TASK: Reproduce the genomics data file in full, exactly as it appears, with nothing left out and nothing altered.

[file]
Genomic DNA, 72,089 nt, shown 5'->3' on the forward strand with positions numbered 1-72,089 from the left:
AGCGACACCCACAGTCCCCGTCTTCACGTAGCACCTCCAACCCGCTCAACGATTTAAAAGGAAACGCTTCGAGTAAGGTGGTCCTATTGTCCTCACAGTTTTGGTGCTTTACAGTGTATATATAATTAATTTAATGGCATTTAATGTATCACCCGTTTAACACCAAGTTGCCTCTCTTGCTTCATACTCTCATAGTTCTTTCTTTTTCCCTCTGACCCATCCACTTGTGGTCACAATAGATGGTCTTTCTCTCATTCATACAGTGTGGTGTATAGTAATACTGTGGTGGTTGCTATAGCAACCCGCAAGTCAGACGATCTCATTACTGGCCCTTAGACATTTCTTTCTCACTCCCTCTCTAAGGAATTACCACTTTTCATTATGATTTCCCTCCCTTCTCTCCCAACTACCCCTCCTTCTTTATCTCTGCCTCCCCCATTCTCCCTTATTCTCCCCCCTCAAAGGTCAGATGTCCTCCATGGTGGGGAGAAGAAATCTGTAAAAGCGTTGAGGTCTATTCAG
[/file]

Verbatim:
Genomic DNA, 72,089 nt, shown 5'->3' on the forward strand with positions numbered 1-72,089 from the left:
AGCGACACCCACAGTCCCCGTCTTCACGTAGCACCTCCAACCCGCTCAACGATTTAAAAGGAAACGCTTCGAGTAAGGTGGTCCTATTGTCCTCACAGTTTTGGTGCTTTACAGTGTATATATAATTAATTTAATGGCATTTAATGTATCACCCGTTTAACACCAAGTTGCCTCTCTTGCTTCATACTCTCATAGTTCTTTCTTTTTCCCTCTGACCCATCCACTTGTGGTCACAATAGATGGTCTTTCTCTCATTCATACAGTGTGGTGTATAGTAATACTGTGGTGGTTGCTATAGCAACCCGCAAGTCAGACGATCTCATTACTGGCCCTTAGACATTTCTTTCTCACTCCCTCTCTAAGGAATTACCACTTTTCATTATGATTTCCCTCCCTTCTCTCCCAACTACCCCTCCTTCTTTATCTCTGCCTCCCCCATTCTCCCTTATTCTCCCCCCTCAAAGGTCAGATGTCCTCCATGGTGGGGAGAAGAAATCTGTAAAAGCGTTGAGGTCTATTCAG